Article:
What is Lean?
Lean (also known as Lean Production, Lean Enterprise, and Lean Thinking) involves a set of principles, practices and methods for designing, improving and managing processes. The development of Lean is attributed to Taiichi Ohno’s articulation of the Toyota Production System. Ohno aimed to improve efficiency by eliminating particular kinds of waste (called MUDA, in Japanese) which absorb time and resources but do not add value. Examples include mistakes which need rectification, unneeded process steps, movement of materials or people without a purpose, unnecessary waiting because upstream activity was not delivered on time, and the creation of goods or services that are not really needed by end users.
A Lean process reflects the goal of continually reducing waste and improving work flow to efficiently produce a product or service that is perceived to be of high value to those who use it. Implementation of Lean involves systematic process assessment and analysis. The preliminary stages of Lean assessment include “value stream mapping” in which key people, resources, activities and information flows required to deliver a product or service are made explicit and depicted graphically. The value stream map is a key tool for identifying opportunities to reduce waste and more tightly integrate process steps, thus improving process efficiency.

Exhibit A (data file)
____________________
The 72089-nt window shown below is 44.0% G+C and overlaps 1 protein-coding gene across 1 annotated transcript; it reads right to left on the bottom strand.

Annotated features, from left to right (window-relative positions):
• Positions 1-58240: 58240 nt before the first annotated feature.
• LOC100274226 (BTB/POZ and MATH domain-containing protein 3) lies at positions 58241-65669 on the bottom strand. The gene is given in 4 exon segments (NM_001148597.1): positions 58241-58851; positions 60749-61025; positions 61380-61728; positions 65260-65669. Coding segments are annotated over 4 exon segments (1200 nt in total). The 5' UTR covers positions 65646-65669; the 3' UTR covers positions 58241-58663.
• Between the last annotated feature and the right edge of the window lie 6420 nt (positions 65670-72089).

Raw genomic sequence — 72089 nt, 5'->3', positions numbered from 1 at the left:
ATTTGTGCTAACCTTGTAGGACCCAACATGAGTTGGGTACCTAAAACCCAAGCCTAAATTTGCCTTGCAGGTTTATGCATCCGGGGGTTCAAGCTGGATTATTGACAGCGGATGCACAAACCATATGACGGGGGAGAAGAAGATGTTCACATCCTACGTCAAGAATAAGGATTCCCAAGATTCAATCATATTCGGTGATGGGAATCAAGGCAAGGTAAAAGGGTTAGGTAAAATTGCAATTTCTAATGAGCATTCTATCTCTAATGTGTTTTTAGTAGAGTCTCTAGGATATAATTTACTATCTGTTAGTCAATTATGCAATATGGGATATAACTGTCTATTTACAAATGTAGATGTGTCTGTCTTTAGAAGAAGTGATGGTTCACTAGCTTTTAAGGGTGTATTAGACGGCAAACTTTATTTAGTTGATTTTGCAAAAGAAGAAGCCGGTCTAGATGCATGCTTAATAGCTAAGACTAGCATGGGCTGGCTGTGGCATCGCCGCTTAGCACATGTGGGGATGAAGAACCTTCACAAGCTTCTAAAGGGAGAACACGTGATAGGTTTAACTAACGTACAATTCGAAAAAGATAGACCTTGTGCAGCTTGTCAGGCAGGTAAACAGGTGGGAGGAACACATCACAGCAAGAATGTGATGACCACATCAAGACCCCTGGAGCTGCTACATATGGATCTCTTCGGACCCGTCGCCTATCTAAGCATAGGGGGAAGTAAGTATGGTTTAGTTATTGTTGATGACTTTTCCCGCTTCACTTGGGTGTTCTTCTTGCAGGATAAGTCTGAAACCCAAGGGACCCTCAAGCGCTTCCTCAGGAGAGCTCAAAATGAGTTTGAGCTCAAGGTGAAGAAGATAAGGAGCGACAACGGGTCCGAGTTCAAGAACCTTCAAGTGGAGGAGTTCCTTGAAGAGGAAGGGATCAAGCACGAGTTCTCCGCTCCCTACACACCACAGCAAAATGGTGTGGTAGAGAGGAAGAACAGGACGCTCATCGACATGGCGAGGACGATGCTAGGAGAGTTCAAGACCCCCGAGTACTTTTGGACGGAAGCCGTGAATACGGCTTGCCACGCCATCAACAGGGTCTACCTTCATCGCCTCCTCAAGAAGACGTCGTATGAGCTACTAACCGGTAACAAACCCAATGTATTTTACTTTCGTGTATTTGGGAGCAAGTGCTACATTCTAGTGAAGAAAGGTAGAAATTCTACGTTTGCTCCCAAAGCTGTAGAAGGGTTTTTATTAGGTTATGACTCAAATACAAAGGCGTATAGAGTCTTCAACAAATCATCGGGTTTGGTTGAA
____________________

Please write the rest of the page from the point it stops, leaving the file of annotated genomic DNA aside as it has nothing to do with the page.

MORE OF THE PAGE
Improvement approaches such as Lean and Six Sigma grow out of a long tradition of quality and process improvement efforts in manufacturing. For example, Frederick Winslow Taylor’s scientific management and Frank Gilbreth’s “time and motion” studies were among the earliest prescriptions for improving the quality and efficiency of production processes. Current thinking about process improvement draws heavily on the ideas of W. Edwards Deming, Joseph Juran and other statisticians whose data analysis tools and management philosophies were initially adopted by Japanese manufacturers, and have come to be known as Total Quality Management (TQM) or Continuous Quality Improvement (CQI).